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Diversity Begins at Home: Smriti Irani Talks Gender and Inclusion

A panel including Smriti Irani discussed what it would take for India to embrace the diversity of its population.

Published
India
2 min read
Textile Minister Smriti Irani. (Photo: IANS)

On Thursday evening, the 5’o clock news offered a refreshing breather from loud televised debates and arguments reaching no conclusion.

The World Economic Forum India Summit, hosted by Vikram Chandra on NDTV, brought together a panel of representatives from both the public and private sector to discuss diversity.

The panel included Smriti Irani (Minister of Textiles), Sashi K Mukundan (Country Head at BP Exploration), Parmesh Shahani (Head of Godrej India Cultural Lab) and Shamina Singh (Mastercard Centre for Inclusive Growth).

The topic discussed: What will it take for India to embrace, foster and protect the diversity of its population?

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Diversity – Gender, Sexuality and Talent

One of the biggest outcomes of the discussion seemed to be that diversity and inclusion need to extended to all groups. Irani pointed out that often women who are ambitious and successful are seen as too aggressive and un-feminine.

Through her position of power, Irani spoke about bringing women into the fore at educational institutions, and choosing female candidates to be representatives on administrative boards.

Shahani, the first openly gay person in a position of power at Godrej, said that 64 percent of young people in India want to work at places that are inclusive and LGBT friendly.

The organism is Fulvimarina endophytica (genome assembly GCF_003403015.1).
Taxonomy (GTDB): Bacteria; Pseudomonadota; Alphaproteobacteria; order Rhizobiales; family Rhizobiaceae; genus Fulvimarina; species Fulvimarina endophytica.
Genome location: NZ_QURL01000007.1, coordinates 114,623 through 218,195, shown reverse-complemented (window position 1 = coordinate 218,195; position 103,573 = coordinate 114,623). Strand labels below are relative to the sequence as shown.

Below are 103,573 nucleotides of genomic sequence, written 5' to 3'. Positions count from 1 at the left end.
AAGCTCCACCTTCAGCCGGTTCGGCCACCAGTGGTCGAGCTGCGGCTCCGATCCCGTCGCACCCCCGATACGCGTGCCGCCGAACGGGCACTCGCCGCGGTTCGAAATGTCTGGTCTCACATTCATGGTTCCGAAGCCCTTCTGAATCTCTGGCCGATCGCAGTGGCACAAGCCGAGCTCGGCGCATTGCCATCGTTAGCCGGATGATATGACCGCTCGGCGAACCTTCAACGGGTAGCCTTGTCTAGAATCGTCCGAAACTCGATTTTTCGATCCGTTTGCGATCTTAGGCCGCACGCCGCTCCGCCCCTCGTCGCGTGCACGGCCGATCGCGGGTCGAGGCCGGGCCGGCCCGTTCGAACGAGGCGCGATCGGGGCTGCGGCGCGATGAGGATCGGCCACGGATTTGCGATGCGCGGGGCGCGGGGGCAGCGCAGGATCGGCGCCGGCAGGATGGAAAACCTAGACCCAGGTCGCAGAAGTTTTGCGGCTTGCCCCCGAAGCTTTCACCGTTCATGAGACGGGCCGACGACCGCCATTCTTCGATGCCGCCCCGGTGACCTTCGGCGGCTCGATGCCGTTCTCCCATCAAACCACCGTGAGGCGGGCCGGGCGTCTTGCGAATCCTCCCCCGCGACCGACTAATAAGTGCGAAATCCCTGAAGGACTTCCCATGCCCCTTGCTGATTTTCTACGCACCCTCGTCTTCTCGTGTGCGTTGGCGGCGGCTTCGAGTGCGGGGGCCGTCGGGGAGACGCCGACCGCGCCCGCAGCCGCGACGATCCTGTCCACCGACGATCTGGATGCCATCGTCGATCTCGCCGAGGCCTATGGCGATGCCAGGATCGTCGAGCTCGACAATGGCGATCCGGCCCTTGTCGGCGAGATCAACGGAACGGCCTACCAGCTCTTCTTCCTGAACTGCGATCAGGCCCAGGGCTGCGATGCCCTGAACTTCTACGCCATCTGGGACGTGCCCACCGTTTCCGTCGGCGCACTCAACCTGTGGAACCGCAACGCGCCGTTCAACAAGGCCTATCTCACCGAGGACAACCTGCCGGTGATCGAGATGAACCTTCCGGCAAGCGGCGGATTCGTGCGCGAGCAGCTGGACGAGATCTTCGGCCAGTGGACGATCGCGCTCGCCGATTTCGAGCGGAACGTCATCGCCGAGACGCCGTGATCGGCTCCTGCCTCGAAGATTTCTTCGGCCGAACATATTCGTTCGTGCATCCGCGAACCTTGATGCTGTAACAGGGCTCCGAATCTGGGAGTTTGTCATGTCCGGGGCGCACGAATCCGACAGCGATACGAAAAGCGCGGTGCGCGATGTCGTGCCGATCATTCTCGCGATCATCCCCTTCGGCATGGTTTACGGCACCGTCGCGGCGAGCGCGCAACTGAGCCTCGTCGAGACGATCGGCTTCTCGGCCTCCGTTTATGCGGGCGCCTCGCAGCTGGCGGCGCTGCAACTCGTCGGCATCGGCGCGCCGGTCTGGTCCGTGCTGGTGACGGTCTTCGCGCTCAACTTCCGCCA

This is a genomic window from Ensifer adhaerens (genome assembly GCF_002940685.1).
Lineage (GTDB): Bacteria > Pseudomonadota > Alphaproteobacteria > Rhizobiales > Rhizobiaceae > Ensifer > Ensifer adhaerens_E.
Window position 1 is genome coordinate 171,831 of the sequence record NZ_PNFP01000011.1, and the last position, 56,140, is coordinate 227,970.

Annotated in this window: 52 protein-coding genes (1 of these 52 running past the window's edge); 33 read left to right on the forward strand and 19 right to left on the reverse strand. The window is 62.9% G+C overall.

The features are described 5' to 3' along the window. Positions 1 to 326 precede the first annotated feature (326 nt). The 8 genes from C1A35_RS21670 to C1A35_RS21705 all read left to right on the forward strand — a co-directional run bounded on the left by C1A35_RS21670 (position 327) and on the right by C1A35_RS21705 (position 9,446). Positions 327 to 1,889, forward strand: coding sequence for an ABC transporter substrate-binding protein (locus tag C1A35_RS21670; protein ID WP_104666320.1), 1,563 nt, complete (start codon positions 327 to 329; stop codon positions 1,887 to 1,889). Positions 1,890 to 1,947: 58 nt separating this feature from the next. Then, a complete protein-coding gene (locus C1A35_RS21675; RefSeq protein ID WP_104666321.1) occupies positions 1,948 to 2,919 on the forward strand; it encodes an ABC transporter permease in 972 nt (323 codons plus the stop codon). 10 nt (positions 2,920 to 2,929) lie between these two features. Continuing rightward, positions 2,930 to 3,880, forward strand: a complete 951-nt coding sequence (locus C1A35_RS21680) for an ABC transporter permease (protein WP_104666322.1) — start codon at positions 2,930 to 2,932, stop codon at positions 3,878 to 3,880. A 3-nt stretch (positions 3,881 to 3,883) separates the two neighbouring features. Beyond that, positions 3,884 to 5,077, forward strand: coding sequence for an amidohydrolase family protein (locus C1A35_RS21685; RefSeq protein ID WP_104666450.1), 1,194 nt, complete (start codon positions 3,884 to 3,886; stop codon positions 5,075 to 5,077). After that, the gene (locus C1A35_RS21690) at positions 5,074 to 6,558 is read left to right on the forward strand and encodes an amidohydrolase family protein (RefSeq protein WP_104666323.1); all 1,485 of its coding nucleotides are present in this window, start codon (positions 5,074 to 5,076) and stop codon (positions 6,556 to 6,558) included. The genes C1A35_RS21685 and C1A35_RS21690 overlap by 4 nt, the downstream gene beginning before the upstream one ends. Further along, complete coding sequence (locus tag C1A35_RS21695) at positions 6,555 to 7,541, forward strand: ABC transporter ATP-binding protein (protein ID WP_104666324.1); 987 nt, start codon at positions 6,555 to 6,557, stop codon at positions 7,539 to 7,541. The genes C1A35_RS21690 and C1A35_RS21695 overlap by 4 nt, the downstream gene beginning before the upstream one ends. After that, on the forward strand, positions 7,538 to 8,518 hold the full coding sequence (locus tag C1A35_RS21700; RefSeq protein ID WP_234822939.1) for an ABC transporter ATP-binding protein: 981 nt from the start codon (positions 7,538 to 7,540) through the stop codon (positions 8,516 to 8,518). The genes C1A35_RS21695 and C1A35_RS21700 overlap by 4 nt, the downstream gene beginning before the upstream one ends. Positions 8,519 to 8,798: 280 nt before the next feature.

Singh asserted that if we don’t invest in women in fields of science and technology, we will lose out on talent.

Change Begins at Home

The panel seemed to agree that a certain mentality and values need to be inculcated at home to start the discourse on diversity at an early age.

The law can only do so much within its jurisdiction, and it “can’t change people’s hearts and mentalities,” said Irani.

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Clampdown on Thoughts

On being asked if there was an increasing repression on diversity of opinions and thoughts, Irani gave the example of social media as an important tool to subvert status quo which governments can increasingly depend on for feedback.

Shahani seemed to think that an atmosphere of healthy debate is dying out only in mainstream televised debates but found examples of alternate media that are doing well and are nuanced.

Both Singh and Mukundan stressed on good leadership and allowing opinions and diverse views to fester in boardroom meetings.

Mukundan also gave the example of “agile work place” where employees, women as well as men, are allowed to choose their location of work, choose flexible timings and maternity leaves.

Closing Statements

Shahani implored people to train their children toward empathy and more importantly to repeal Section 377.

The panelists also stressed on good leadership to encourage diversity in the work place, and to employ more women and members of the LGBT community in positions of power.

(At The Quint, we are answerable only to our audience. Play an active role in shaping our journalism by becoming a member. Because the truth is worth it.)

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